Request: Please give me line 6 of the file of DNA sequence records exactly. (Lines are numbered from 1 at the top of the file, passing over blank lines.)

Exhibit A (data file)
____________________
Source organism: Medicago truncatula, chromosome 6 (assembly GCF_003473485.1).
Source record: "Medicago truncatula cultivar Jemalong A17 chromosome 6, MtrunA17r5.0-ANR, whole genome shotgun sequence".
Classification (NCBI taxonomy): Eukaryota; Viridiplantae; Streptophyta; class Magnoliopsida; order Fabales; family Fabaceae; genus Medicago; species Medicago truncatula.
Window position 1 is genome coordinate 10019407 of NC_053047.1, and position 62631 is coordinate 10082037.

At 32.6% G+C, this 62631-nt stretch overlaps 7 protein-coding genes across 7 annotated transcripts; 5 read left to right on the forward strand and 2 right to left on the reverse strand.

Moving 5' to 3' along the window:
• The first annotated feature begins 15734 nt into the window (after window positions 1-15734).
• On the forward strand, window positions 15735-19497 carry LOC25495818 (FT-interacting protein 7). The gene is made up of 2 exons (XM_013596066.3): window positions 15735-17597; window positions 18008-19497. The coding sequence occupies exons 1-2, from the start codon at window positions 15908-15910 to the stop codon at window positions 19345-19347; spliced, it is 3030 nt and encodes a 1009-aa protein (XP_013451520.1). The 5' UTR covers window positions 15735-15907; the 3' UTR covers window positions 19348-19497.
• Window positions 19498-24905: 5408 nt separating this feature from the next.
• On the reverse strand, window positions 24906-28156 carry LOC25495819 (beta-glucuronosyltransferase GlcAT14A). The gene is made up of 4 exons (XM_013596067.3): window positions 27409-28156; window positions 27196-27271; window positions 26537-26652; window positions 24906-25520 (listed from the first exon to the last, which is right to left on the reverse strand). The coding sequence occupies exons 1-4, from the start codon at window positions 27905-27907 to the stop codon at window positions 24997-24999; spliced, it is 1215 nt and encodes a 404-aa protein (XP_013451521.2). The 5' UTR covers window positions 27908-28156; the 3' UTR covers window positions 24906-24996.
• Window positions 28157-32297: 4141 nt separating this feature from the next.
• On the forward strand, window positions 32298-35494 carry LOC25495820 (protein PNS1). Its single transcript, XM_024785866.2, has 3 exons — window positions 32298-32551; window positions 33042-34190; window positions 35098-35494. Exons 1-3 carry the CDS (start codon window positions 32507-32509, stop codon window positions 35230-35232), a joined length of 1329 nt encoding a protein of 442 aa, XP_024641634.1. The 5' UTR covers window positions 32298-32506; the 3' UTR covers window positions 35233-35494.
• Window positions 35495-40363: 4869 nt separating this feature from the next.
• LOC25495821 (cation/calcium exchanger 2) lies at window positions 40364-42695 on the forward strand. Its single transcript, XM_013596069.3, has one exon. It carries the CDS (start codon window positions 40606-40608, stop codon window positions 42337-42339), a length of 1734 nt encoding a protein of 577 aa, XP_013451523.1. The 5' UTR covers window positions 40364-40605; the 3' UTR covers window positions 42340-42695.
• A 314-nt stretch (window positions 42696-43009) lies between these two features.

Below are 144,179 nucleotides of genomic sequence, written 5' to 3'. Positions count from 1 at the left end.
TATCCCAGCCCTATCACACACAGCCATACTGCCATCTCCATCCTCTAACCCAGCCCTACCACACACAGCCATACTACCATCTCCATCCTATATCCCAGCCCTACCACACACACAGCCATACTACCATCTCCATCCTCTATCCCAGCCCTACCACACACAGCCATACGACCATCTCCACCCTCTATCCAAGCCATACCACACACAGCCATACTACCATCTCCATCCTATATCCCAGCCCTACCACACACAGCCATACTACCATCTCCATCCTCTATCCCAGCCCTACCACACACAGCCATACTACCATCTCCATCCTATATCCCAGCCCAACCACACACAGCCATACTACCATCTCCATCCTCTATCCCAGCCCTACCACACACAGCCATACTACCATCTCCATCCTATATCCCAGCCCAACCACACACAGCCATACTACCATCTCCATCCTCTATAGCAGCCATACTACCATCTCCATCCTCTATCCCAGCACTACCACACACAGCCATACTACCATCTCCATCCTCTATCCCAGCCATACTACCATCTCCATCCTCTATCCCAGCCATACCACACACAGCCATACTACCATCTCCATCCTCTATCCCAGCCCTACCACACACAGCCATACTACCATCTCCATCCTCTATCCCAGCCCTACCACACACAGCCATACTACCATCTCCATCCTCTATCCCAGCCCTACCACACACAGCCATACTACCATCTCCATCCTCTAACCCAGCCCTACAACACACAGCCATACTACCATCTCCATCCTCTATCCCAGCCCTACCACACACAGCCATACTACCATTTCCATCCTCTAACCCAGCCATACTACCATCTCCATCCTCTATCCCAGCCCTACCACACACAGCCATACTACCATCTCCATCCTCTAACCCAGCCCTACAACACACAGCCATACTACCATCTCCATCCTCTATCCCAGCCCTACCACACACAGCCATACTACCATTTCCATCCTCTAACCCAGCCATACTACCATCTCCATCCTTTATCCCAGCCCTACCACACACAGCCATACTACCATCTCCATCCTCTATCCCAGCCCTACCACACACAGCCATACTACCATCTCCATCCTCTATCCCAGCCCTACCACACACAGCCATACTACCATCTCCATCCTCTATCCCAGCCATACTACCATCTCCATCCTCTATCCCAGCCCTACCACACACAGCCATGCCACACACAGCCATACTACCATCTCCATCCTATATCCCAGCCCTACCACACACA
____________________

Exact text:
Moving 5' to 3' along the window: